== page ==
Press Release
April 6, 2009

Long-Term Solution to Disposal of Metro Manila's Garbage Critical

Nacionalista Party President Senator Manny Villar says that until a long-term and permanent solution to waste disposal is put in place, particularly of Metro Manila's garbage, the country is inviting environmental disasters.

Studies show that Metro Manila produces at least 8,000 tons of solid waste per day, of which, only 6,000 end up in dumpsites. The remaining 2,000 are dumped illegally on private land and even in rivers, creeks or at times openly burned, the toxins of which pollute the air.

"The rate at which we produce waste or garbage is really a cause for alarm. Garbage dumps and even sanitary fills eventually get filled up. We may soon run out of sites for these facilities, which are heavily protested by residents and for good reasons too because these cause environmental damage and pose hazards to people's health," says Villar.

The operation of open dumps is prohibited under Republic Act 9003, or the Ecological Solid Waste Management Act. Section 37 of the law provides that "no open dumps shall be established and operated, nor any practice or disposal by any person, including Local Government Units (LGUs), which constitutes the use of open dumps for waste, shall be allowed."

According to Villar, the tragedy in July 2000 in Payatas, Rizal should never be forgotten and should serve as a stark reminder that extra caution should be taken by authorities, organizations, and individuals in charge of waste disposal facilities or sites.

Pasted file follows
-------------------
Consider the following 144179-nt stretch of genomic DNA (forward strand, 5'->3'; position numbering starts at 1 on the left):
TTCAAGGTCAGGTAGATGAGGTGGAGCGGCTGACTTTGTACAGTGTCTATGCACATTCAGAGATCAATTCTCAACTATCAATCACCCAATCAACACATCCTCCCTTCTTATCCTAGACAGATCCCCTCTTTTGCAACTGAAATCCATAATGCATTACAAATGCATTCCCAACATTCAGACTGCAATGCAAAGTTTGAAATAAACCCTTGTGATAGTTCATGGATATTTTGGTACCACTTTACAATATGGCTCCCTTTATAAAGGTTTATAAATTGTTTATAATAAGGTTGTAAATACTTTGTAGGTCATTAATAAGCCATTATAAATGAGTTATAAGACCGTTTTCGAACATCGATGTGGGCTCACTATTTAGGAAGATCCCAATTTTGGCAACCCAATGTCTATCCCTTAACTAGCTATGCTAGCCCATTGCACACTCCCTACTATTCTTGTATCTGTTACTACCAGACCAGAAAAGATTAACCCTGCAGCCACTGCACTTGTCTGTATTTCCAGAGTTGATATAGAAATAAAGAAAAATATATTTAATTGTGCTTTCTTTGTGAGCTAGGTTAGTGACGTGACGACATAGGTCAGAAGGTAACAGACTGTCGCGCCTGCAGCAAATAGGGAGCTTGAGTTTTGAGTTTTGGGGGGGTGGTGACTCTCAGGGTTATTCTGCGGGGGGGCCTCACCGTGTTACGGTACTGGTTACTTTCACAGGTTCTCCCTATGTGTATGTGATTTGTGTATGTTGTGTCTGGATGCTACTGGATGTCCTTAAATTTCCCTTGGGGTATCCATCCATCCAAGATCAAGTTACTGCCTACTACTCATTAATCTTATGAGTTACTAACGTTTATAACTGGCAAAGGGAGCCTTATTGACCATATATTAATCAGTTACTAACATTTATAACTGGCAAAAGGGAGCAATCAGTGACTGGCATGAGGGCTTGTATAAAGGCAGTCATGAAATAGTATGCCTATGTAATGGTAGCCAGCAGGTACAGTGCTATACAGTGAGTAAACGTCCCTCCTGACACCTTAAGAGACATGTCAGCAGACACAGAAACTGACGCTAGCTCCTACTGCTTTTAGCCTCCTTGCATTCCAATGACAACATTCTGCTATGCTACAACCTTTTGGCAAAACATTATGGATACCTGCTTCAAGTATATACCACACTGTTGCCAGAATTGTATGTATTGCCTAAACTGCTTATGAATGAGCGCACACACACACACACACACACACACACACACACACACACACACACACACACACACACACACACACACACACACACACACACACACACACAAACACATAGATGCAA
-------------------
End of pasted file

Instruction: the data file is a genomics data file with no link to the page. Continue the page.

If not properly planned, built and managed, landfills and dumpsites are prone to landslides, flash floods, soil wasting or erosion and other environmental hazards. Moreover, the removal of forest cover in some areas endangers the lives of people in the communities on top of eliminating their sources of livelihood.

"Our country, which has among the highest solid waste generation per capita in the developing world, still has no acceptable and sustainable waste disposal facility. This should be prioritized on a national level, especially as the effects of global warming and climate change become more apparent" says Villar.

Villar likewise urges individuals particularly homeowners or residents to actively get involved as well since almost 75 percent of the garbage are generated from households. He cited that simple act of segregating biodegradable and non-biodegradable garbage as an important step.

According to Villar, "The garbage collectors of local government units or LGUs have designated days or separate collections for biodegradable and non-biodegradable wastes, so residents should follow this. There are many other procedures or processes that should be followed such as composting of organic wastes and compacting of garbage before dumping." Nearly 45 percent of waste generated by households is organic but due to lack of composting facilities, these cannot be processed into useful products such as organic fertilizers.

He added that the principle of 3 R's--reduce, reuse and recycle--cannot be overemphasized as far as environment protection is concerned. Based on estimates, households in Metro Manila generate more than two million tons of potentially recyclable materials every year. In fact, there is huge market demand for recyclable materials that is unmet by locally.

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